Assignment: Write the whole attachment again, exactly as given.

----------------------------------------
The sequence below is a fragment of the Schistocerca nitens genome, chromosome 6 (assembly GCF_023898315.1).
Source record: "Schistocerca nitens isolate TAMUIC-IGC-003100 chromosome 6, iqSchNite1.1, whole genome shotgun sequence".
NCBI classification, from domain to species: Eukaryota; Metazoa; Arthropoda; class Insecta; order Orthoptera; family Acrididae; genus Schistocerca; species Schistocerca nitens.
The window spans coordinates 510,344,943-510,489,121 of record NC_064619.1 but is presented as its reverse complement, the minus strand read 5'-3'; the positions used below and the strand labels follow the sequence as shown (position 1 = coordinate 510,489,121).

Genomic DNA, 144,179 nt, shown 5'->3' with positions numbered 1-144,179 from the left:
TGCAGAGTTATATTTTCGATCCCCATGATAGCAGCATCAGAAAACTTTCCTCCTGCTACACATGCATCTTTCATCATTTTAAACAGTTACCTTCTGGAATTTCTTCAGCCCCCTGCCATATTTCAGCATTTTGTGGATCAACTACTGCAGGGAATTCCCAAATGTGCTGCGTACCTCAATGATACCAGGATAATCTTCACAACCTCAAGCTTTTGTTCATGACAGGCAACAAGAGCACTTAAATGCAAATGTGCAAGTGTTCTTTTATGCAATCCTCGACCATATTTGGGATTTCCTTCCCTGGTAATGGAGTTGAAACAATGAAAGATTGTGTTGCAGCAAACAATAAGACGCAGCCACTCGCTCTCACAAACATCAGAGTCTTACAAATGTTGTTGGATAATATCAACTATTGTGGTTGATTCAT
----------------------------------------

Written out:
The sequence below is a fragment of the Schistocerca nitens genome, chromosome 6 (assembly GCF_023898315.1).
Source record: "Schistocerca nitens isolate TAMUIC-IGC-003100 chromosome 6, iqSchNite1.1, whole genome shotgun sequence".
NCBI classification, from domain to species: Eukaryota; Metazoa; Arthropoda; class Insecta; order Orthoptera; family Acrididae; genus Schistocerca; species Schistocerca nitens.
The window spans coordinates 510,344,943-510,489,121 of record NC_064619.1 but is presented as its reverse complement, the minus strand read 5'-3'; the positions used below and the strand labels follow the sequence as shown (position 1 = coordinate 510,489,121).

Genomic DNA, 144,179 nt, shown 5'->3' with positions numbered 1-144,179 from the left:
TGCAGAGTTATATTTTCGATCCCCATGATAGCAGCATCAGAAAACTTTCCTCCTGCTACACATGCATCTTTCATCATTTTAAACAGTTACCTTCTGGAATTTCTTCAGCCCCCTGCCATATTTCAGCATTTTGTGGATCAACTACTGCAGGGAATTCCCAAATGTGCTGCGTACCTCAATGATACCAGGATAATCTTCACAACCTCAAGCTTTTGTTCATGACAGGCAACAAGAGCACTTAAATGCAAATGTGCAAGTGTTCTTTTATGCAATCCTCGACCATATTTGGGATTTCCTTCCCTGGTAATGGAGTTGAAACAATGAAAGATTGTGTTGCAGCAAACAATAAGACGCAGCCACTCGCTCTCACAAACATCAGAGTCTTACAAATGTTGTTGGATAATATCAACTATTGTGGTTGATTCAT